Cardinal Gibbons AD: We changed Redskins name and so should NFL team

06/18/2014 7:32 PM

06/19/2014 1:10 PM

It might be time for Washington Redskins owner Daniel Snyder to phone Cardinal Gibbons athletic director Mike Morrill.

The U.S. Patent and Trademark Office on Wednesday leveled the biggest blow against Snyder’s refusal to change the Washington Redskins nickname with its cancellation of the team’s trademark.

But way before Snyder took a staunch stance against a possible nickname change, Morrill, Gibbons’ 15-year football coach, was front and center in changing the school’s nickname from Redskins to Chiefs in 2006.

Unlike in Washington, where Snyder has come under fire from Native American organizations, senators and some segments of the general public, Morrill, who was assistant athletic director in 2006, said the consensus decision by the Gibbons administration came without pressure from any single entity or outside organization.

“We had discussed it for years and just thought the time was right,” Morrill said. “It came down to, if we were offending anybody, or even worse a group of people, then why wouldn’t we change it? The Chiefs moniker kind of struck with the mold of honoring Native Americans but not offending anybody. The kids are proud Chiefs now and love yelling it.”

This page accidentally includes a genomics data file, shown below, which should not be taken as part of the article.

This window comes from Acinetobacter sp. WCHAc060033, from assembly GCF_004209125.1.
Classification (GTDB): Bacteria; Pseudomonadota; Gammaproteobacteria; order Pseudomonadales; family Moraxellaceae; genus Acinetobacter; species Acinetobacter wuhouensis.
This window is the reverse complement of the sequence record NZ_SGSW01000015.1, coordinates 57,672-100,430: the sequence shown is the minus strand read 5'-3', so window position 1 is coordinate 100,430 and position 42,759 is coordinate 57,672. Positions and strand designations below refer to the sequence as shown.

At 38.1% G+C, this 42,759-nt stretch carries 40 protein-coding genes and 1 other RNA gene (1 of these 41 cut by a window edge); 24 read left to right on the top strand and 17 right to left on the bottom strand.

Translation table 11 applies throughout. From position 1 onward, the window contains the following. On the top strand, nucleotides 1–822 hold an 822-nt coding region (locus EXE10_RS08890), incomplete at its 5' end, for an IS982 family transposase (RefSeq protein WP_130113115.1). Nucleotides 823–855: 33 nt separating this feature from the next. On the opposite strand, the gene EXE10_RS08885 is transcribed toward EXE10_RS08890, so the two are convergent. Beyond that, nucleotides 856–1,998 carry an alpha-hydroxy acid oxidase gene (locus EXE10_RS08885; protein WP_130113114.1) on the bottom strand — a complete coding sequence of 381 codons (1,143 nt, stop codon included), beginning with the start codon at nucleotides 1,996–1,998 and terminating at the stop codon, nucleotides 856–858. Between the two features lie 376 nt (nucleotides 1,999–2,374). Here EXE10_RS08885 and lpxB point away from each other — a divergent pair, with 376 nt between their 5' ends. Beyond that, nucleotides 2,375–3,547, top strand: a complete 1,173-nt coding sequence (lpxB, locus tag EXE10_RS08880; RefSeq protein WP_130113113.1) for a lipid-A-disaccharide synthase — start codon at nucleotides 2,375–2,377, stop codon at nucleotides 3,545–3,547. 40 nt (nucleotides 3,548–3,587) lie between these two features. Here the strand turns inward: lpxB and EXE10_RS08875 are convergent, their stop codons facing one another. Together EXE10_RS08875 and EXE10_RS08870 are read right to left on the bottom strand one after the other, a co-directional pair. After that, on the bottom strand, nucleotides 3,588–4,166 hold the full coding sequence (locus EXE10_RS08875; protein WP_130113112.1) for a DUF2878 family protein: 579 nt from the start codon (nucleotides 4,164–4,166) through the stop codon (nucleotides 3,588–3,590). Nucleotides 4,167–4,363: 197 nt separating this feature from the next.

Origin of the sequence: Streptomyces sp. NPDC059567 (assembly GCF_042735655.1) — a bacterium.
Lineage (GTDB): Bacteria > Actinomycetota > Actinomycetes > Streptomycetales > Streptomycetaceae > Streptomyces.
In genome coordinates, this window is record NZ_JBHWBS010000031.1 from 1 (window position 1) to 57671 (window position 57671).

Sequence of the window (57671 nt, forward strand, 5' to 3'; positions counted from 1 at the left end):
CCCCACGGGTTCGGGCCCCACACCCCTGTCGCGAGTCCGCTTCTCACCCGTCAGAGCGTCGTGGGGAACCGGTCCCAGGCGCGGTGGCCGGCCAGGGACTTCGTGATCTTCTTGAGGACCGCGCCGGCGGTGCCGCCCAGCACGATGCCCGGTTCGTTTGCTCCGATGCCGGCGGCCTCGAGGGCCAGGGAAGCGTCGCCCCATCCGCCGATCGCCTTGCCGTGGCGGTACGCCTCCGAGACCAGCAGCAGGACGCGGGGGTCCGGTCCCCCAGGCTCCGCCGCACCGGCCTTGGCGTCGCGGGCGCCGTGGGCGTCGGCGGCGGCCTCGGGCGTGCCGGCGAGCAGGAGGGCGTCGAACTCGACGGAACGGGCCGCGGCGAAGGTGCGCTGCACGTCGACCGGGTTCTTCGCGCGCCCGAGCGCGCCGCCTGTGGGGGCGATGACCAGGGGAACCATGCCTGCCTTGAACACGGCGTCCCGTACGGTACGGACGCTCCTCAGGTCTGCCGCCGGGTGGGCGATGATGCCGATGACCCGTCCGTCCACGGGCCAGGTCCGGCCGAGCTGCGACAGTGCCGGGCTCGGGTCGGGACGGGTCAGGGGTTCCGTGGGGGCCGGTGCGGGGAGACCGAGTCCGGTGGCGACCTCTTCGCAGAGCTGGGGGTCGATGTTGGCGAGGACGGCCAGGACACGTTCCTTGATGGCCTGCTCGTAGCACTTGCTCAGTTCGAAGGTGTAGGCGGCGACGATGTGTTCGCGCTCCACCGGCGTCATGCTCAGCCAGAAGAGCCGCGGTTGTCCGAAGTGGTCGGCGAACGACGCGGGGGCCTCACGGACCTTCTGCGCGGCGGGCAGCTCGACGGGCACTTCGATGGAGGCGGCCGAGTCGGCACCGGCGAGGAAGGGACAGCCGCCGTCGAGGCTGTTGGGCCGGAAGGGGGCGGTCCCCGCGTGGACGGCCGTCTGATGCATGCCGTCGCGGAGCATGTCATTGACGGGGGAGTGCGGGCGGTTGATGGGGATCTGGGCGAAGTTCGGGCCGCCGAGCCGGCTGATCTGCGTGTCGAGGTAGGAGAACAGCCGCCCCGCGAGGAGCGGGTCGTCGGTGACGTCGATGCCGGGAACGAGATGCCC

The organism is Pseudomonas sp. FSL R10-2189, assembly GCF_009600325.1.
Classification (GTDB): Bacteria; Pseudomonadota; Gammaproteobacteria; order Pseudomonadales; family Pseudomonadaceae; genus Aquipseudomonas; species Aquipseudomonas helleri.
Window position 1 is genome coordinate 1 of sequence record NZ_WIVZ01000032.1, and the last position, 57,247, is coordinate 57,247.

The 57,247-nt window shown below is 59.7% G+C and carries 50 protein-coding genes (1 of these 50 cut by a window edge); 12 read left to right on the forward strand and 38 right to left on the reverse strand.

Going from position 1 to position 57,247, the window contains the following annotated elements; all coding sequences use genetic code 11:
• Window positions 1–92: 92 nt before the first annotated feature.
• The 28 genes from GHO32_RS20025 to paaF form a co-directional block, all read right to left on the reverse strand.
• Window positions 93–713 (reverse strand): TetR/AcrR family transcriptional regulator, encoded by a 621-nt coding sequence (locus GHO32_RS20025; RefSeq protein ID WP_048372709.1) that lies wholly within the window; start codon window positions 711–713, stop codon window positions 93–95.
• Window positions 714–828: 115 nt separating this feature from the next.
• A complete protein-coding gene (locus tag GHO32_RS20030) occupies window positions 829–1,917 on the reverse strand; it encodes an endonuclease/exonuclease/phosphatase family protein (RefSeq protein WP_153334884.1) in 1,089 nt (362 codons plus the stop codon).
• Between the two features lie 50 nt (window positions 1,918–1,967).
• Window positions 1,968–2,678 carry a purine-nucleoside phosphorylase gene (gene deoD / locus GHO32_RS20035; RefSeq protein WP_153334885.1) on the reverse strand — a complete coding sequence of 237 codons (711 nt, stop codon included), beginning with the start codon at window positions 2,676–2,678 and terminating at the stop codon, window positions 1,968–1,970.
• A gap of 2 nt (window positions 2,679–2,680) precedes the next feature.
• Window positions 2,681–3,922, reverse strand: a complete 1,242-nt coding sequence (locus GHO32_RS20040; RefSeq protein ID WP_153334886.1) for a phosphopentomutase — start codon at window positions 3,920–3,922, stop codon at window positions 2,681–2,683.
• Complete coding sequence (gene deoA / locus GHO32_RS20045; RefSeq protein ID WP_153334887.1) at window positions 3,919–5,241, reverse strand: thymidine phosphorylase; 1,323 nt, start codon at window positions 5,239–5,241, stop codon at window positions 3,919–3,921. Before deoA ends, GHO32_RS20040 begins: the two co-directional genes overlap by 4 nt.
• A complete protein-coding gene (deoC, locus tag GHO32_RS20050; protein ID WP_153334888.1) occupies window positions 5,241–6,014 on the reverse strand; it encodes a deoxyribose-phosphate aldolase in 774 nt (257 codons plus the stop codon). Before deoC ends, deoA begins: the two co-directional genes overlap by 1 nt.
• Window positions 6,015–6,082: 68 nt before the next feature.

Morrill said giving the Gibbons student section a vote in what that new nickname would be was paramount to the transition going smoothly.

It’s a far different story in Washington, where the trademark cancellation has given critics of the Redskins’ moniker and its supposed racist undertones a big win in the court of public opinion.

The irony of how the NFL franchise, to this point, and Cardinal Gibbons have dealt with a Redskins moniker in polar opposite ways is not lost on Morrill. He drew a similar comparison to the controversy of flying the Confederate flag on state and government buildings.

Morrill said Snyder should adhere to the wishes of the multitude of Native American leaders voicing their objection to the Redskins moniker, including the Yocha Dehe Wintun Nation, which aired a riveting ad during the NBA Finals, and change the team’s nickname.

“I know Dan Snyder has met with several Native American groups,” Morrill said. “But it appears he is going into these meetings with a line already drawn in the sand. I hope he could get a group of people he could trust and come up with some alternative nicknames. [They can] maintain some of their past but not be offensive in any way. A new nickname is not going to erase [the team’s] great history and past Super Bowls.”

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